All the Birds, Singing, by Evie Wyld (Jonathan Cape). This has shot to the upper rungs of my best reads of 2013. Jake is a woman with a Past, living in self-imposed isolation on an island off the British coast, being a grumpy shepherd. Something is killing her sheep, however, and it is giving her the willies.
How is this for an opening paragraph;
Another sheep, mangled and bled out, her innards not yet crusting and the vapours rising from her like a steamed pudding. Crows, their beaks shining, strutting and rasping, and when I waved my stick they flew to the trees and watched, flaring out their wings, singing, if you could call it that. I shoved my boot in Dog’s face to stop him from taking a string of her away with him as a souvenir, and he kept close by my side as I wheeled the carcass out of the field and down into the woolshed.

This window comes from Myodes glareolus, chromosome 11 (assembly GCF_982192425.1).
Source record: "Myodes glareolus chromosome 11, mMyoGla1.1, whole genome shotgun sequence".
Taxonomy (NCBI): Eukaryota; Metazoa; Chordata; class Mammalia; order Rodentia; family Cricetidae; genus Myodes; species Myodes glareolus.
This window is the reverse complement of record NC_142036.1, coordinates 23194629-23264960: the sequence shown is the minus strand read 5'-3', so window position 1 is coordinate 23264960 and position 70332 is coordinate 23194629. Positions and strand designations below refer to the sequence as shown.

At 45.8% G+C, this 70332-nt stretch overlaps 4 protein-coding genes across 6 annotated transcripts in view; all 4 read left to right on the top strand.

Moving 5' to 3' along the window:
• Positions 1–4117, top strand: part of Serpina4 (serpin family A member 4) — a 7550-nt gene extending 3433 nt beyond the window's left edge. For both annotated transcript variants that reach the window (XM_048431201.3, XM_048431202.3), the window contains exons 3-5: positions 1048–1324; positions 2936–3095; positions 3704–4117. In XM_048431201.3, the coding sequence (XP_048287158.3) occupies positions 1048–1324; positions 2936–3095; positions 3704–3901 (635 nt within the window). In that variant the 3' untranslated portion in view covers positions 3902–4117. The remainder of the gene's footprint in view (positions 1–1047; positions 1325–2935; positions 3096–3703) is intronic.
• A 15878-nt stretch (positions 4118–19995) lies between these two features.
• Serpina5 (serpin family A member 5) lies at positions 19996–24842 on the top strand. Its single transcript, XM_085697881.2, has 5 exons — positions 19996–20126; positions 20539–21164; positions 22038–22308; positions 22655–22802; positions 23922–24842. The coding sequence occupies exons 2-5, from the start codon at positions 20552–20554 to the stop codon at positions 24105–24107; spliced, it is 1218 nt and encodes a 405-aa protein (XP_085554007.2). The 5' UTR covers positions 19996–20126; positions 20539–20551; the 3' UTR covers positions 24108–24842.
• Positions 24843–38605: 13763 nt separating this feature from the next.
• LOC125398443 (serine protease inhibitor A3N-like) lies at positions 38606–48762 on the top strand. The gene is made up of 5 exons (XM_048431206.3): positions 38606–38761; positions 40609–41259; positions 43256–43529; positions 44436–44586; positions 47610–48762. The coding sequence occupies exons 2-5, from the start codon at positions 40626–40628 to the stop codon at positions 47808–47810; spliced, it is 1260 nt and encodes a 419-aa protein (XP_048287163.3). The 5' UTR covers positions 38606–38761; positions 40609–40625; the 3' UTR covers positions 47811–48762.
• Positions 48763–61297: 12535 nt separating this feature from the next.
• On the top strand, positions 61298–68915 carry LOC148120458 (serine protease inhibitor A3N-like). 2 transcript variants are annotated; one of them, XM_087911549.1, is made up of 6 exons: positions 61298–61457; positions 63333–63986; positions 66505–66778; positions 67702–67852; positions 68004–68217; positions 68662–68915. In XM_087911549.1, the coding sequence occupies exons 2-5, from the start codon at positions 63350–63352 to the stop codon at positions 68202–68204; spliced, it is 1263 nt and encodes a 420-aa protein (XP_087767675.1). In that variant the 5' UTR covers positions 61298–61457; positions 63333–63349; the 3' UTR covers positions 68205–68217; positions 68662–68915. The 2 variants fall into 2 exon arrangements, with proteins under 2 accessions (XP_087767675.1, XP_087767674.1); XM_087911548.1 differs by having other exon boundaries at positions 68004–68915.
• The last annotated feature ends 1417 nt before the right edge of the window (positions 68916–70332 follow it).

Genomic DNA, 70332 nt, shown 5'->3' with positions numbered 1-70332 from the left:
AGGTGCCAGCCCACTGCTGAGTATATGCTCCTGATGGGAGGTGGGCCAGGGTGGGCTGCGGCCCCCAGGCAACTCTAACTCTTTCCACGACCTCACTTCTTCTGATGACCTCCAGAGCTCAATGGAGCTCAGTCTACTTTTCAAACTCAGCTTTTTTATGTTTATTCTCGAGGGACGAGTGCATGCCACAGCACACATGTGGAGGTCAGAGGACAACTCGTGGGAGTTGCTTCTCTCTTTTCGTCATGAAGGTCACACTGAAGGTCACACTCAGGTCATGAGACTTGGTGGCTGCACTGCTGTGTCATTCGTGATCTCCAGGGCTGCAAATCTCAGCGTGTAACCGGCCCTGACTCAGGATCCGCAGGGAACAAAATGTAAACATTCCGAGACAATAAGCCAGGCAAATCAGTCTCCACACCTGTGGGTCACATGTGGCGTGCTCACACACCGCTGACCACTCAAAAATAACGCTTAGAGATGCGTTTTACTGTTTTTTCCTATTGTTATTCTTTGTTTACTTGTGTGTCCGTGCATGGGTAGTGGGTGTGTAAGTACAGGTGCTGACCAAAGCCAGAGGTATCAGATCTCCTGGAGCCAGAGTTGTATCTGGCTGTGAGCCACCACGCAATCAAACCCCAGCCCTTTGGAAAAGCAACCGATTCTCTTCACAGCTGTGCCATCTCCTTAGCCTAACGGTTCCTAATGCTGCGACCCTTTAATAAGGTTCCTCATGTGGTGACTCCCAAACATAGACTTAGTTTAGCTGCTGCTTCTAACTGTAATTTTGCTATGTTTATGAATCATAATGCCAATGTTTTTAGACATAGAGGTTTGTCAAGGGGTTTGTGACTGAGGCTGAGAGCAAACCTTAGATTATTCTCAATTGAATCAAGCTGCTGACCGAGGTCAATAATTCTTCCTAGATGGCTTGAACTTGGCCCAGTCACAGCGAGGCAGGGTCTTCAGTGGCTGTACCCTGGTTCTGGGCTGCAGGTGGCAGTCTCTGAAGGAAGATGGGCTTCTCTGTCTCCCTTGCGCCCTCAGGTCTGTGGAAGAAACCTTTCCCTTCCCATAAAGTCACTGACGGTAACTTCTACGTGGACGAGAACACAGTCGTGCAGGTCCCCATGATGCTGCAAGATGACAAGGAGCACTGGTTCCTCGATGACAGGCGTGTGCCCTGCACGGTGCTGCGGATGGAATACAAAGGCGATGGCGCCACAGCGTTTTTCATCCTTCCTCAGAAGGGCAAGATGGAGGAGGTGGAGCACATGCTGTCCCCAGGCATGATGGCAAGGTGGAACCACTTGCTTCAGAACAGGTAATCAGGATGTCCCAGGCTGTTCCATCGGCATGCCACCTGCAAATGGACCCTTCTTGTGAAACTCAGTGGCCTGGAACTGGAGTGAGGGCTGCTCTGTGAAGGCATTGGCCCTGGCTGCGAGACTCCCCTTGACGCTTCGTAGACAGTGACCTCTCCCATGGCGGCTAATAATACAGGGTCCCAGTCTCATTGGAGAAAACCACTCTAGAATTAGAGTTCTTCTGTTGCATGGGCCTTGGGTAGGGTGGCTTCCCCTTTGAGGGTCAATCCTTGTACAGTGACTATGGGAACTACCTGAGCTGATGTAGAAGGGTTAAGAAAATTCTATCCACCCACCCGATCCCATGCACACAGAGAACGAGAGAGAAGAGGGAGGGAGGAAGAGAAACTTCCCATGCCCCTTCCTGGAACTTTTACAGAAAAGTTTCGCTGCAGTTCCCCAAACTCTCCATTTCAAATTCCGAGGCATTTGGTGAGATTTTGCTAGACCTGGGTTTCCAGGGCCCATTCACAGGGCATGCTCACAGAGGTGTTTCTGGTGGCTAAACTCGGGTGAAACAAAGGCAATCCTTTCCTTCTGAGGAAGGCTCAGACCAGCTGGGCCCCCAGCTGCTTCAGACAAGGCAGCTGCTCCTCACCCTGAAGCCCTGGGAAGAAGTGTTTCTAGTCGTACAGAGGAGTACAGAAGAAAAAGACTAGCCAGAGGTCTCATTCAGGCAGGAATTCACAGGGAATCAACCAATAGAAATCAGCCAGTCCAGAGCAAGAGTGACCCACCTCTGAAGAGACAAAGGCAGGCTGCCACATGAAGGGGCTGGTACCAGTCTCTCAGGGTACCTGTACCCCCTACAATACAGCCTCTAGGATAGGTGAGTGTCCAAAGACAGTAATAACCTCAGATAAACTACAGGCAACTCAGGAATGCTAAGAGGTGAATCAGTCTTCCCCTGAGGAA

Wow, eh? That is some powerful stuff. And I love that her dog is simply called Dog. There are so many touches to this novel which just thrilled me – delicate little movements that make it alive. The series fo events that follow on from this moment are only half the story, however. We are also taken back to her life in Australia, which without giving too much away was pretty Dark. I have begun to groan at dual stories; they seem to be everywhere at the moment, and there is usually always one strain that is carrying the other, and I always end up rushing through the weaker strain to get to the good bit. Well, here it is all good bit. What is a little stroke of genius (and which makes this dual-story really work) is that whilst the main thread, with Dog and the murdered sheep, develops in the usual manner, the Australia part goes backwards in time. So what you get at the end of the novel is the beginning and the ending simultaneously. It was fantastic. And it also means that you are looking for different things in each thread – the beginning in one and the end in the other.
Buy it and read it. You will love it.